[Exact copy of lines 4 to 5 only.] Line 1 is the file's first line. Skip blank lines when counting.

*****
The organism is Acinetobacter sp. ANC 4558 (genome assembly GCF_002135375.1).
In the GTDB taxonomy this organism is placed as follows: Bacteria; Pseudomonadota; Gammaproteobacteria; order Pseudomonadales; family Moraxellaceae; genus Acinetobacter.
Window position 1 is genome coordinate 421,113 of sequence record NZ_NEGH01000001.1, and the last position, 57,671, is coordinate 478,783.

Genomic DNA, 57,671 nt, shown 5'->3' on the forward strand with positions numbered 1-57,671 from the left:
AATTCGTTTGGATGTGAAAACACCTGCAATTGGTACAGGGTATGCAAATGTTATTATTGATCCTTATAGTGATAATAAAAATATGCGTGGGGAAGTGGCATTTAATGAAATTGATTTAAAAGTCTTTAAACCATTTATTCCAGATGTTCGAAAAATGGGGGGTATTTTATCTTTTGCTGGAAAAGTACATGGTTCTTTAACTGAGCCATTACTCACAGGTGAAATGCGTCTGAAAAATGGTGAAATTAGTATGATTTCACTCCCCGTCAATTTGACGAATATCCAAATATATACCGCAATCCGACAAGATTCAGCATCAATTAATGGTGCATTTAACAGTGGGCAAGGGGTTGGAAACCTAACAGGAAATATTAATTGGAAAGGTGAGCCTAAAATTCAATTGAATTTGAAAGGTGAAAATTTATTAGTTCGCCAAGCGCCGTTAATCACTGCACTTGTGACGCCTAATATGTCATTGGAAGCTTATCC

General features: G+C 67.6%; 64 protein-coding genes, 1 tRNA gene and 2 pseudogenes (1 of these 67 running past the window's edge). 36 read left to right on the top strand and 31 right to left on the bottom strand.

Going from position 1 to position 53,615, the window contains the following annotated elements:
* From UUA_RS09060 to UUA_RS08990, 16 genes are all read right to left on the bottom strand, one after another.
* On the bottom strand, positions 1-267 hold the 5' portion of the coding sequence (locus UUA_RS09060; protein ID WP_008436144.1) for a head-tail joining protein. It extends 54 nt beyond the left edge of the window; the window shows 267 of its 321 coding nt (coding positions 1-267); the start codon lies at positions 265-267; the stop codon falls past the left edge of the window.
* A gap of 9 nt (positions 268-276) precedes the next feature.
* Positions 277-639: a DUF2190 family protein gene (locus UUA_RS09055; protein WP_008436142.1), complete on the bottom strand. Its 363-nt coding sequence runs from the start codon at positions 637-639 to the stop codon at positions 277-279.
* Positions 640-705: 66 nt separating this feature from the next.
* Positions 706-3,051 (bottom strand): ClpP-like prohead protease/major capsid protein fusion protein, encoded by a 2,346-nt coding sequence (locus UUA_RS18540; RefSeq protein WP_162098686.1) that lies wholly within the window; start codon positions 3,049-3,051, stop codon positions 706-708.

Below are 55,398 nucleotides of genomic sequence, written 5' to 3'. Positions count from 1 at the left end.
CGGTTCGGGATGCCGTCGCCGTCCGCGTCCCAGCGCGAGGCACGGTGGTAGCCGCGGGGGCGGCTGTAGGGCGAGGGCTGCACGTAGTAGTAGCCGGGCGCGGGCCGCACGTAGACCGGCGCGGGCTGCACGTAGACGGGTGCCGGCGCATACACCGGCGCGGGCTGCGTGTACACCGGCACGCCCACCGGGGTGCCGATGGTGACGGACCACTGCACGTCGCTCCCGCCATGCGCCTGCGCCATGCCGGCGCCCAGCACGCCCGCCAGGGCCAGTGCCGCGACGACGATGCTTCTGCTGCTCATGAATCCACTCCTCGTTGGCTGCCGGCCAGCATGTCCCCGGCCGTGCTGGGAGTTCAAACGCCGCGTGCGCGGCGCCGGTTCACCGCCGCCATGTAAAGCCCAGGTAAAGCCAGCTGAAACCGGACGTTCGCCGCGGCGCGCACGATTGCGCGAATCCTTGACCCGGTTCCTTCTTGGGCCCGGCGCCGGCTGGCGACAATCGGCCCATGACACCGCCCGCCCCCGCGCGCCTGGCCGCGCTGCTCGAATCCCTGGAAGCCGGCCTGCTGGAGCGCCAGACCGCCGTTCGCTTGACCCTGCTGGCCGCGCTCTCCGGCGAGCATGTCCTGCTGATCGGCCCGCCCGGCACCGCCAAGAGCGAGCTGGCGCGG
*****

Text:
Genomic DNA, 57,671 nt, shown 5'->3' on the forward strand with positions numbered 1-57,671 from the left:
AATTCGTTTGGATGTGAAAACACCTGCAATTGGTACAGGGTATGCAAATGTTATTATTGATCCTTATAGTGATAATAAAAATATGCGTGGGGAAGTGGCATTTAATGAAATTGATTTAAAAGTCTTTAAACCATTTATTCCAGATGTTCGAAAAATGGGGGGTATTTTATCTTTTGCTGGAAAAGTACATGGTTCTTTAACTGAGCCATTACTCACAGGTGAAATGCGTCTGAAAAATGGTGAAATTAGTATGATTTCACTCCCCGTCAATTTGACGAATATCCAAATATATACCGCAATCCGACAAGATTCAGCATCAATTAATGGTGCATTTAACAGTGGGCAAGGGGTTGGAAACCTAACAGGAAATATTAATTGGAAAGGTGAGCCTAAAATTCAATTGAATTTGAAAGGTGAAAATTTATTAGTTCGCCAAGCGCCGTTAATCACTGCACTTGTGACGCCTAATATGTCATTGGAAGCTTATCC